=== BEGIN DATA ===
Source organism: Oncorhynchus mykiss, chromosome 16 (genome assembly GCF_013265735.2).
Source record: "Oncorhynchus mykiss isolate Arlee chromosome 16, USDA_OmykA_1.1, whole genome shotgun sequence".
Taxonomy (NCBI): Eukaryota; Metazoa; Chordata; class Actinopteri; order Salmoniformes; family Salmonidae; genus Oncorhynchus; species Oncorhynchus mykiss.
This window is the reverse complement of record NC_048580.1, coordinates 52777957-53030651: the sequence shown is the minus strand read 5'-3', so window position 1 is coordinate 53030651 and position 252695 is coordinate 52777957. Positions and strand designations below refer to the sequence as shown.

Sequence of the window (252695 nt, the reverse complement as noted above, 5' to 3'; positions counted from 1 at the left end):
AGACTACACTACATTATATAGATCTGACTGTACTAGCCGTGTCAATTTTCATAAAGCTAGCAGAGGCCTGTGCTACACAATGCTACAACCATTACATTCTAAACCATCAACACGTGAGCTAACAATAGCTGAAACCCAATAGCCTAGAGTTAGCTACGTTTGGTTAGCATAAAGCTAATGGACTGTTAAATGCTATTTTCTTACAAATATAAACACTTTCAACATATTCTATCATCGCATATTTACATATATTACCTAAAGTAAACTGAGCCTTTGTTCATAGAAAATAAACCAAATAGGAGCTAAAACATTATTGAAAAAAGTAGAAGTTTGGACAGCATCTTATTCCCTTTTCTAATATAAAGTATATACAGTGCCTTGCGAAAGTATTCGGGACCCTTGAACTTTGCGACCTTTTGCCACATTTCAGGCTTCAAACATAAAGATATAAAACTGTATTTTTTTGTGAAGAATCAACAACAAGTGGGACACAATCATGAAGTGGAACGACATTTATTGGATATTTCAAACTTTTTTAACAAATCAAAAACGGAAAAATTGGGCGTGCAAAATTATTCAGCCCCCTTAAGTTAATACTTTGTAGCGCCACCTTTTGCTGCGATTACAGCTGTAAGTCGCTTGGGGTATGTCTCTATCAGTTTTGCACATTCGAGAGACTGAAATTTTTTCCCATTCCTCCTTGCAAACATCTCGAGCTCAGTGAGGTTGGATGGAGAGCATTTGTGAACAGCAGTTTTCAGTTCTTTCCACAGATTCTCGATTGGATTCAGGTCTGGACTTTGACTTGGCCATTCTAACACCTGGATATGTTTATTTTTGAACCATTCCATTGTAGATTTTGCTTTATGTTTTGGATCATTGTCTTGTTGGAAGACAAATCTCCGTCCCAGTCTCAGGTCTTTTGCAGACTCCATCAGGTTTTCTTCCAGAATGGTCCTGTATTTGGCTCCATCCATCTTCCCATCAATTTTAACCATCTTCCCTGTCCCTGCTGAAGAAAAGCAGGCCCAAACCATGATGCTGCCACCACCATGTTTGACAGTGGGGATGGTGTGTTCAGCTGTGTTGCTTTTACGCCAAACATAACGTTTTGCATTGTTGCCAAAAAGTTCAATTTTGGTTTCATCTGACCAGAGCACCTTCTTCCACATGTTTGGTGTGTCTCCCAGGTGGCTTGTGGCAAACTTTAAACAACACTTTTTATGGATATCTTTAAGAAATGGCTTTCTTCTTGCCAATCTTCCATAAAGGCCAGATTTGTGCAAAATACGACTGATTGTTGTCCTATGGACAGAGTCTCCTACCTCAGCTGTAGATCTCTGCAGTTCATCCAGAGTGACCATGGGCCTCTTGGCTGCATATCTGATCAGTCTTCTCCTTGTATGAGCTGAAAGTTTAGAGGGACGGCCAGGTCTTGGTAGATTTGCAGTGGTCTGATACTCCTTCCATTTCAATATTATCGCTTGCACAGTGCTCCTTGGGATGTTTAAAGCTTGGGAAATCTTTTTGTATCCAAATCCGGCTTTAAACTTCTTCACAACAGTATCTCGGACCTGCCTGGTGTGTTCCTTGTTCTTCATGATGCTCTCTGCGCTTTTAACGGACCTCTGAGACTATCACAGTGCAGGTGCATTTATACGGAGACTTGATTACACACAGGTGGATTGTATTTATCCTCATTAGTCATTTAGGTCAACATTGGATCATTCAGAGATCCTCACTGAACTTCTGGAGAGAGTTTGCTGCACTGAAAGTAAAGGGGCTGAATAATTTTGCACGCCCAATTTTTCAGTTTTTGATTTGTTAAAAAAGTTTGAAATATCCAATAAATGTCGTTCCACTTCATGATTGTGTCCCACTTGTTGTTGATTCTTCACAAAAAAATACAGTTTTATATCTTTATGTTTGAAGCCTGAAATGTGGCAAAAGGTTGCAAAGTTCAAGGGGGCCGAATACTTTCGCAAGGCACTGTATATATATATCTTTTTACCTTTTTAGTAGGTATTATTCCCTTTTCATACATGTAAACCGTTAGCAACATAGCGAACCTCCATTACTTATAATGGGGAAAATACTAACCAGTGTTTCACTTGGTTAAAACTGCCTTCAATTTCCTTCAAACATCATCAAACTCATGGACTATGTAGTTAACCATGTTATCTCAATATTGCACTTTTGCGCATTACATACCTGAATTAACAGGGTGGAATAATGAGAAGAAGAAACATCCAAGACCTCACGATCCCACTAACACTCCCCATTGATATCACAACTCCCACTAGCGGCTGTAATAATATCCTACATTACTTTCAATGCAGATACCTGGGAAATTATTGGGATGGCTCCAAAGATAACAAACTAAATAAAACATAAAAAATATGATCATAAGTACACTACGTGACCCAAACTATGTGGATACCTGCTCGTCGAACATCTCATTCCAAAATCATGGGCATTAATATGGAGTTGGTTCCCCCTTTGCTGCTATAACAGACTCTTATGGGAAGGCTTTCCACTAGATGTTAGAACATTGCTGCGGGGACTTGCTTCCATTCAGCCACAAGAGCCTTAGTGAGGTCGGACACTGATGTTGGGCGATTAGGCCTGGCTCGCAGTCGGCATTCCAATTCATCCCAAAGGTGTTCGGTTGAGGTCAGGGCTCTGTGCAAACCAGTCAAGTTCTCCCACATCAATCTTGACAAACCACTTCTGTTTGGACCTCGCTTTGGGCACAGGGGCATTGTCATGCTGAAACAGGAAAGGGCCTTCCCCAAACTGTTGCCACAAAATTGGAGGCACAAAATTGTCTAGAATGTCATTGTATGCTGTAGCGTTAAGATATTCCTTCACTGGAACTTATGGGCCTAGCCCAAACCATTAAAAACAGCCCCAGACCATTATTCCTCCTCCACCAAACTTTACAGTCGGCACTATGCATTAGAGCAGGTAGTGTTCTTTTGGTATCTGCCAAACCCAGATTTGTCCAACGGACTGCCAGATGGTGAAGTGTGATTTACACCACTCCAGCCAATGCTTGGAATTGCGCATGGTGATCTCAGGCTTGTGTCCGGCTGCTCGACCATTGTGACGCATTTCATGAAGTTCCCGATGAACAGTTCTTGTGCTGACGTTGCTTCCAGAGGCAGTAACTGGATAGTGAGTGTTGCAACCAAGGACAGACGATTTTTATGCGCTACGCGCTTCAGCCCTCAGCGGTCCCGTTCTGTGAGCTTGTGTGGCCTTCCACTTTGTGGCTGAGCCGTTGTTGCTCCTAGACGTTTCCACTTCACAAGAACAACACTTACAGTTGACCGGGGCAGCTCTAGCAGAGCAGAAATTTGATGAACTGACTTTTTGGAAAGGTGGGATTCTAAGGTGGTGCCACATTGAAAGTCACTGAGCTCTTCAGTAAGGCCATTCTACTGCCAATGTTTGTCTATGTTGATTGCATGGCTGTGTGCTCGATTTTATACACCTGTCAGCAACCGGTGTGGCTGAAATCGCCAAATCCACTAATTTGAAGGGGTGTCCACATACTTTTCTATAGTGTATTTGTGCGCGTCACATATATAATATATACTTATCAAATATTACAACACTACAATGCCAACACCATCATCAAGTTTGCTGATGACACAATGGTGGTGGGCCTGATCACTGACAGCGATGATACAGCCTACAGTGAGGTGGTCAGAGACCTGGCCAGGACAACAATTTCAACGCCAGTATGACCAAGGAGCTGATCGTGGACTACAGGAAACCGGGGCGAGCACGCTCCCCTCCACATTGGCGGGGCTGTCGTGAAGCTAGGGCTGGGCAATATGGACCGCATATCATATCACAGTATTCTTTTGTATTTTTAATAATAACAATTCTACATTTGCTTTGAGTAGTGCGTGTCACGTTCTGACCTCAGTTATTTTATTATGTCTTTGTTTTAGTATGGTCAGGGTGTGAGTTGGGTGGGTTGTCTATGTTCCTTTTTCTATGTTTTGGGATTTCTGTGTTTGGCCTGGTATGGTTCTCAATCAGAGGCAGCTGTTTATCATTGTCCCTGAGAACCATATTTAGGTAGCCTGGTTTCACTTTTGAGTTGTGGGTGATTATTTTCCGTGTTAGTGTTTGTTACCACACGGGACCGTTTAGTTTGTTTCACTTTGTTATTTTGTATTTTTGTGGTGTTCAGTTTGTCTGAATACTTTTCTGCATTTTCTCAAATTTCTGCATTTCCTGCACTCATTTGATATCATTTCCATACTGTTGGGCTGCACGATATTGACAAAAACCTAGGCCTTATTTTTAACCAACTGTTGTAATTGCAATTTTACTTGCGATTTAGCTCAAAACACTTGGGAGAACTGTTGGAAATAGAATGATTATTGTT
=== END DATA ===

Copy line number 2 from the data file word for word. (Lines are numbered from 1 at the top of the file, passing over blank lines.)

Source record: "Oncorhynchus mykiss isolate Arlee chromosome 16, USDA_OmykA_1.1, whole genome shotgun sequence".